Sentiment classification is a task of determining the sentimental orientation of a given textual document towards a given topic [Pang et al, 2002; Turney, 2002].
  • *1 Corresponding author domain
  • To overcome this problem, several studies have been proposed to address the domain adaptation problem in sentiment classification by using some labeled data from the source domain and a large amount of unlabeled data from the target domain [Blitzer et al, 2007; He et al, 2011; Bollegala et al, 2011].
  • Active learning in cross-domain sentiment classification faces some unique challenges than active learning in traditional in-domain sentiment classification
  • Results:

    Input: Labeled source-domain data LS Unlabeled target-domain data U T

    Output: Automatically labeled target-domain data LT Procedure:

    (a) Initialize LT ‡

    (b) Train the source classifier fS with LS (c) Use fS to select top-N uncertainty samples as 'LT (d) LT LT 'LT , and UT UT 'LT (e) Repeat k times e1) Train the target classifier fT with LT e2) Use both fS and fT to select label-disagreed samples from UT e3) Use fS to select top-N uncertainty samples from the label-disagreed samples as 'LT e4) LT LT 'LT , and UT UT 'LT

    4.3 LP-based Classification Algorithm

    To well incorporate the knowledge in the unlabeled data for both the source and target classifiers, the authors adopt a graph-based ranking approach named LP to propagate the labels from the labeled data to the unlabeled data.
  • Input: Labeled source-domain data LS Unlabeled target-domain data U T.
  • To well incorporate the knowledge in the unlabeled data for both the source and target classifiers, the authors adopt a graph-based ranking approach named LP to propagate the labels from the labeled data to the unlabeled data.
  • The input of the LP algorithm is a graph describing the relationship among each sample pair in the labeled and unlabeled data.
  • The document-word bipartite graph is adopted due to its excellent performance in sentiment classification [Sindhwani and Melville, 2008].
  • Conclusion:

    The authors address domain adaptation in sentiment classification when the source and target domains differ significantly.
  • The authors propose a novel active learning approach for cross-domain sentiment classification by leveraging QBC-based sample selection and combination-based classifier classification.
  • The authors will exploit more effective algorithms to improve the performances of the source and target classifiers.
  • The authors would like to adapt the active learning approach to other cross-domain tasks in natural language processing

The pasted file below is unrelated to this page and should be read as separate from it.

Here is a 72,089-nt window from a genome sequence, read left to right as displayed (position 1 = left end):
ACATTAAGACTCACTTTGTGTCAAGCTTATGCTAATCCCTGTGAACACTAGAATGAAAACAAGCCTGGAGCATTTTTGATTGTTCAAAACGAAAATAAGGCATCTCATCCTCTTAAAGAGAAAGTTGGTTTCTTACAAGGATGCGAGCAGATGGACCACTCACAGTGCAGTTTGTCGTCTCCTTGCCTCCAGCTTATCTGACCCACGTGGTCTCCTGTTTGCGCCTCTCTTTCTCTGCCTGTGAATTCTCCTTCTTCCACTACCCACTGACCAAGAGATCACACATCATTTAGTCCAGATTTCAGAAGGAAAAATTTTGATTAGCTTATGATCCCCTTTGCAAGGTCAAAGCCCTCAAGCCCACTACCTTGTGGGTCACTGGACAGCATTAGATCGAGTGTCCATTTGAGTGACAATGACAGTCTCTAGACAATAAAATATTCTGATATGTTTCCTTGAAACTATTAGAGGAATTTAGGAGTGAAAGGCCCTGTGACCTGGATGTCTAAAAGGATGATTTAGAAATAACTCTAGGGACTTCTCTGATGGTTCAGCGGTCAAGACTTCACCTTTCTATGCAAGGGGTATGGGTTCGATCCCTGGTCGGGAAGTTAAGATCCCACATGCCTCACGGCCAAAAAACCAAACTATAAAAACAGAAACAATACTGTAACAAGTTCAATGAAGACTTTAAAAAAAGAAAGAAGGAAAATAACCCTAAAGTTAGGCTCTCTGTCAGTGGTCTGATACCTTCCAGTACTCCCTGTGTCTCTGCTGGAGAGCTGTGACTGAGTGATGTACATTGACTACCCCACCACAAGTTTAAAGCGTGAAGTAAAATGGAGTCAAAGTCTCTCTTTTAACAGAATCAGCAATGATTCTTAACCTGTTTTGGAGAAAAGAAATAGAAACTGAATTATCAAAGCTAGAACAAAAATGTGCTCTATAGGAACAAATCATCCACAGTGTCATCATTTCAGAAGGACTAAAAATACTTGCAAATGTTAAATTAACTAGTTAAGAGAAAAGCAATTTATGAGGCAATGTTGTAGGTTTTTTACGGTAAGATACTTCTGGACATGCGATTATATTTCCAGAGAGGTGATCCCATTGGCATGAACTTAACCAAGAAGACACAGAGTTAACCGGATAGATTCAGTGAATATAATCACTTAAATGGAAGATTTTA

Tables
  • Table1: Symbol definition
  • Table2: Performance comparison between SCL and our LP-based domain adaptation
  • Table3: Performance comparison between the Personal/Impersonal approach and our LP-based semi-supervised classification in the target domain
Download tables as Excel
Related work
  • This section gives an overview of the related domain adaptation work from both sentiment classification and active learning perspectives.

    2.1 Domain Adaptation in Sentiment Classification

    Early studies on sentiment classification mainly focus on the single-domain setting [Pang et al, 2002; Turney, 2002]. For detailed discussion on this setting, please refer to [Pang and Lee, 2008].

    As for cross-domain sentiment classification, [Aue and Gammon, 2005] pioneer the studies. Although they fail to propose an effective solution, they highlight the importance and difficulty of cross-domain sentiment classification.

    Subsequently, [Blitzer et al, 2007] successfully develop a domain adaptation approach, named SCL, for sentiment classification, with the main idea to bridge the knowledge between the source and target domains using some pivotal features.

    More recently, [He et al, 2011] employ a topic model, called joint sentiment-topic model (JST), and [Bollegala et al, 2011] create a sentiment sensitive thesaurus, to perform cross-domain sentiment classification. Results from these studies demonstrate comparable performance to SCL.
Funding
  • The research work described in this paper has been partially supported by three NSFC grants, No.61003155, and No.60873150, one National High-tech Research and Development Program of China No.2012AA011102, Open Projects Program of National Laboratory of Pattern Recognition, and one project supported by Zhejiang Provincial Natural Science Foundation of China, No.Y13F020030